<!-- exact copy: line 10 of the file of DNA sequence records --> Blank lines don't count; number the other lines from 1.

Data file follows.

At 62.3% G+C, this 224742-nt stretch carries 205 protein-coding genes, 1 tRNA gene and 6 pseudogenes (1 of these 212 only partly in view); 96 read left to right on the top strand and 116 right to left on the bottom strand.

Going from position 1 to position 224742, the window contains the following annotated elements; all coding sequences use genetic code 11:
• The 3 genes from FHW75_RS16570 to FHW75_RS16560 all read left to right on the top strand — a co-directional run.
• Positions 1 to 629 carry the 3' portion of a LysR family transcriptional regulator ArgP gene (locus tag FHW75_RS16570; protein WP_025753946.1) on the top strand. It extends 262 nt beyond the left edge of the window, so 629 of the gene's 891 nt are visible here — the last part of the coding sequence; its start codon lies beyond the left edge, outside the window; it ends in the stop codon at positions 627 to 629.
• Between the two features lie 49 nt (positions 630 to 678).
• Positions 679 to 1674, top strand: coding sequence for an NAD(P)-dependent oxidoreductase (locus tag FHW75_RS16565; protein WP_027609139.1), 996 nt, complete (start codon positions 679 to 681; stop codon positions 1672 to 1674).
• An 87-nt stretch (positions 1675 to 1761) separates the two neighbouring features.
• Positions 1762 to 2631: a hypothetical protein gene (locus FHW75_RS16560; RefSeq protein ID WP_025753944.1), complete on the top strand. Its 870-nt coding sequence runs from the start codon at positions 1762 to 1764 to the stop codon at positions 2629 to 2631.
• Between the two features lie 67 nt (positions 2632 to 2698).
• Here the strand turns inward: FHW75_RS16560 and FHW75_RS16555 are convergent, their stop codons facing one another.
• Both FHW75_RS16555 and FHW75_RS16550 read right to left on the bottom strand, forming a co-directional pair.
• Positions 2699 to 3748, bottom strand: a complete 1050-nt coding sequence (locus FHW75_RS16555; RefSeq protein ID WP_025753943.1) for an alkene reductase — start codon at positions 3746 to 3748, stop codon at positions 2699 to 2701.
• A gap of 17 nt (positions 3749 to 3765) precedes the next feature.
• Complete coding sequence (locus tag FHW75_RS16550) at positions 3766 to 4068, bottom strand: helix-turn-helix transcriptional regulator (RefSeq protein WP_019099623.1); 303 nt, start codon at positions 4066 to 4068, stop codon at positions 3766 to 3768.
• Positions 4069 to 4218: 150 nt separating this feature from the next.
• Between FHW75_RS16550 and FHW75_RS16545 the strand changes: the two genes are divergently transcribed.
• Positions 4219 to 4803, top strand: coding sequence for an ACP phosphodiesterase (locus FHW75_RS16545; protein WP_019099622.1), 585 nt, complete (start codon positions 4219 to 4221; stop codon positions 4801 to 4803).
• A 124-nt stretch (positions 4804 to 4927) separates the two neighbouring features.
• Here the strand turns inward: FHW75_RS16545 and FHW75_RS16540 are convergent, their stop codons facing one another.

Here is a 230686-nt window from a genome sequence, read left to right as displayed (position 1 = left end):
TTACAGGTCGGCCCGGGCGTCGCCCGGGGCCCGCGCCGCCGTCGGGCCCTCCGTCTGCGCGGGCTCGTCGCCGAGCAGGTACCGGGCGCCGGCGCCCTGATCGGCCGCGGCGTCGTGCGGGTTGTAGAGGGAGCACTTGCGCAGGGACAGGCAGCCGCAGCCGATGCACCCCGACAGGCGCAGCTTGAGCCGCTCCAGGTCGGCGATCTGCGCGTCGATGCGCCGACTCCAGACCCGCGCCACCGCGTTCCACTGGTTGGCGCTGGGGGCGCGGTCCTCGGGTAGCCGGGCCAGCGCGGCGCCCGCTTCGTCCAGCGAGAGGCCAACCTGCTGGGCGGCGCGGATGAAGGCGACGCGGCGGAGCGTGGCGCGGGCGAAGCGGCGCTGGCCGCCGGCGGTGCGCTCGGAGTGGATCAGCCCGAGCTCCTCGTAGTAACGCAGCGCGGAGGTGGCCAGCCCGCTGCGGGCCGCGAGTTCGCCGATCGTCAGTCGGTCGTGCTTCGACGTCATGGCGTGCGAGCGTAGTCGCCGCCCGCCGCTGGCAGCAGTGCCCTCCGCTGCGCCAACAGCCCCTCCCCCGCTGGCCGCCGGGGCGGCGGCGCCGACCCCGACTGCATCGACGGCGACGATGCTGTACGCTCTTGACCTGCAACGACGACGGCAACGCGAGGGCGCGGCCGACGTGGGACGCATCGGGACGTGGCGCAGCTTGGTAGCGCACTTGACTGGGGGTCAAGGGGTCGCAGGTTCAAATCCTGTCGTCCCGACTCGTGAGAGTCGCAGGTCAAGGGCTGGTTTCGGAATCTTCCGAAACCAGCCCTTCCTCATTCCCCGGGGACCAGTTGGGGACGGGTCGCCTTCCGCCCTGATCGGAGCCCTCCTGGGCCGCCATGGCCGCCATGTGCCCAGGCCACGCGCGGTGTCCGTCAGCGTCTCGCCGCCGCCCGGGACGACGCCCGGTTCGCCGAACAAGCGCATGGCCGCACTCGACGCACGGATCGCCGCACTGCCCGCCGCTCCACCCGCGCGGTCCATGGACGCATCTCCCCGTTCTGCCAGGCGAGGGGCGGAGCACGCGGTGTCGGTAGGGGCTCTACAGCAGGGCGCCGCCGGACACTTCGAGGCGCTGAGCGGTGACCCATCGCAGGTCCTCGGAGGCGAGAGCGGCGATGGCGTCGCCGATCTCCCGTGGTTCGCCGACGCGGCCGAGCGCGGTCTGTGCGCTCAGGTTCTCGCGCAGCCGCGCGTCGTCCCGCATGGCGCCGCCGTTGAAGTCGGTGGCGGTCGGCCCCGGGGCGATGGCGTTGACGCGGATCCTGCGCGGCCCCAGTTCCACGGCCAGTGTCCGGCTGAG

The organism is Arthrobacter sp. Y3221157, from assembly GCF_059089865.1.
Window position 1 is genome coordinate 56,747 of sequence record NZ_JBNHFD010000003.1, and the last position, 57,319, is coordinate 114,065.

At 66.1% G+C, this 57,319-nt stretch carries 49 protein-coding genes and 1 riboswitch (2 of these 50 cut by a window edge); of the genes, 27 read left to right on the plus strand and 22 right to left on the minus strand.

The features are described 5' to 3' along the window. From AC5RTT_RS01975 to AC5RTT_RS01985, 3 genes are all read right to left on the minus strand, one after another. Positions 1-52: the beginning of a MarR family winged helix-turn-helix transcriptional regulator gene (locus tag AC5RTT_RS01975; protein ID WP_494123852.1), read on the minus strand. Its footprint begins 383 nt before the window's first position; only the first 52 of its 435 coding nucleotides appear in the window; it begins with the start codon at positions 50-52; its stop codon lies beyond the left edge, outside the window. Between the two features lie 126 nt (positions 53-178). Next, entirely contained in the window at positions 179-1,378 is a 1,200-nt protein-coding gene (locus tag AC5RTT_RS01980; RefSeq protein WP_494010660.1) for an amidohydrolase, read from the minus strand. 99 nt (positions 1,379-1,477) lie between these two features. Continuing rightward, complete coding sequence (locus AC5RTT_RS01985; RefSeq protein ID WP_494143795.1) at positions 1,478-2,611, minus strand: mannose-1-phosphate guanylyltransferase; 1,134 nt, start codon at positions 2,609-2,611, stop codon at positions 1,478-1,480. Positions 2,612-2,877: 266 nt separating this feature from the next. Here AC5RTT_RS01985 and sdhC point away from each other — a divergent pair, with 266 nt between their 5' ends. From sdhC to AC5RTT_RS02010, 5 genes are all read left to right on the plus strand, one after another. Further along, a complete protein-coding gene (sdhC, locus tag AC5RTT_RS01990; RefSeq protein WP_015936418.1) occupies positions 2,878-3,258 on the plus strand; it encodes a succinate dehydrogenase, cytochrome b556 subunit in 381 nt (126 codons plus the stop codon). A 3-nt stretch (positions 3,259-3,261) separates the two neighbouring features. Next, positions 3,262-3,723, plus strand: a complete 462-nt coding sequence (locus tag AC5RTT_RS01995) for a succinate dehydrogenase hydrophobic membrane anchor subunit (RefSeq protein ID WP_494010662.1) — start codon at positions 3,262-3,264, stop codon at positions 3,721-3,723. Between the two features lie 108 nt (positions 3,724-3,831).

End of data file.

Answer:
• Here the strand turns inward: FHW75_RS16560 and FHW75_RS16555 are convergent, their stop codons facing one another.